Around three years ago, Kathryn O’Mara faced a career choice: stay in a career that did nothing for her or switch to a career that promised hard work, long hours and a complete change in direction. She also ended up snaring a husband.
Trying to interview Kathryn O’Mara requires a deal of patience. It is not that she is awkward or unwilling to answer questions: it is just that her telephone always interrupts, with enquiries as to the sulphate content of her wine or the availability of spaces on her bar’s increasingly popular wine-tasting events.
The Australian-born proprietor of the Battersea wine bar artisan & vine has carved a niche for herself as a key player in presenting English wines to consumers: both in the wines she lists and the wine tastings she holds as well as the dinners with key English winemakers she has held in collaboration with DrinkBritain.com.
O’Mara says: “I took over the bar about three years ago. Previously it had been a traditional pub and was a Cuban cocktail bar when I bought it.”
The bar depends mainly on local clientele as there is surprisingly little footfall on the busy road that passes the front of the bar. However, O’Mara’s high octane personality attracts solid local business which she converts to her wine list.
She says: “We serve English wine and natural wines which attracts what I describe as ‘explorers of wine’ who like to drink wines outside of their comfort zones.”
At artisan & vine, a natural wine is one made in a biodynamically or organically farmed vineyard, with indigenous, or wild, yeasts, and minimal or no added sulphites or flavour enhancers.
In terms of English wine, O’Mara only works with winemakers who would deal with her directly. This translates into no distributors or wholesalers. She visited a wide range of English vineyards and tasted over 300 English wines to come to the 25 or so artisan & vine has on its list at any one time. The wines are generally fresh, low alcohol and easy drinking, she adds.
Her openness to customers and the trade is reflected in her buying approach: any grower who would like her to consider listing their wine is simply invited to visit her Battersea bar. If she likes the wine, she will list it. She takes pride that there are no buyers or large corporation involved in the bar.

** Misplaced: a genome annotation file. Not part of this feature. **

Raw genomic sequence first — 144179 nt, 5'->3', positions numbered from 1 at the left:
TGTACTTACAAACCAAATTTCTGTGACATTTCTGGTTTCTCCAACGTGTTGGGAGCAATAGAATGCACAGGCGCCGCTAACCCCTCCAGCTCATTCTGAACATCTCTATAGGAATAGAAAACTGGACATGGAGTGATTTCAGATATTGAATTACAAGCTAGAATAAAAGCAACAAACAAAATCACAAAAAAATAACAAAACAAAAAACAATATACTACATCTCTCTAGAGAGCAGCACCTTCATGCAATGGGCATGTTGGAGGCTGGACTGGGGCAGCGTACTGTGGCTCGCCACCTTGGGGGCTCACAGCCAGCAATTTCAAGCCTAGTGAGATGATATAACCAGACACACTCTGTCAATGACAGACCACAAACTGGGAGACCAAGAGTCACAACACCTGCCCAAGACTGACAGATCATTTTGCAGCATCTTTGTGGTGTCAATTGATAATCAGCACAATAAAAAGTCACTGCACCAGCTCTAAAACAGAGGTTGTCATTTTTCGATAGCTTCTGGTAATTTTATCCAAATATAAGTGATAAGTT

The bar is very much a reflection of O’Mara’s personality. She has put together an eclectic, almost shabby chic interior that completely works to convey her intention to create an engaging and inviting interior.
She says: “I want to create the atmosphere of a French country bar. I am told this is very much the atmosphere of a bar in Melbourne.”
The bar currently lists around 30 wines from over 15 English vineyards, making her bar almost an embassy for English wines in the capital. She also flies the flag for natural wines.
It comes as no surprise that she doesn’t do easy: she admits that she has chosen two hard niches to develop.
She says: “I sell English and natural wines. I have had to create a market for these wines.”
Curiously, she observes, few people travel to her bar specifically to seek out these specialised wines.
O’Mara says: “My customers are mainly locals; except for the wine-tastings that do bring people from all over.”
These are not only tastings of English wine, and there are other events such as food and wine matchings, that draw clientele.
Her determination not to go down the corporate route has been acknowledged by many in the drinks industry. In May, O’Mara was informed that artisan & vine has been shortlisted for the ‘Innovative Wine Merchant of the Year’ category in the 2011 Decanter Retailer of the Year Awards.
O’Mara came to the licensed trade with an unlikely background, one that had brought her to London a decade ago in the first place. A career in the oil industry and the internet boom saw her transfer from Sydney to London, courtesy of PricewaterhouseCoopers (PwC). Disenchantment later set in when she realised that she did not enjoy oil as much as her fellow executives and sought salvation in a career spent in wine, leading her to seek out licensed premises to acquire.
Turning her back on the corporate world as represented by PwC means that O’Mara will not create a chain of artisan & vine wine bars, instead she will be growing her business in other directions.
She says: “I won’t create a chain of wine bars. Instead, I’ll create extra revenue from activities such as the vineyard tours and tastings.”
In line with this, the business is kept low-key in staffing, with never more than five staff employed at the bar.
For some, you can check into artisan & vine and then, unlike the Eagles, leave. However, for one customer, they can never leave.
Andrew Thompson, a West Country native, was interested in English and natural wines and visited the bar. As an ecologist and wine enthusiast, Thompson was drawn to the venue and then the landlady.
The romance has rooted O’Mara in the UK. With a West Country wedding, O’Mara has cultivated a cool life/work balance that sees evenings spent curled up with Seinfeld DVDs, a husband and family in the future, and a vibrant and successful wine bar that champions her favourite wine niches: English and natural wines.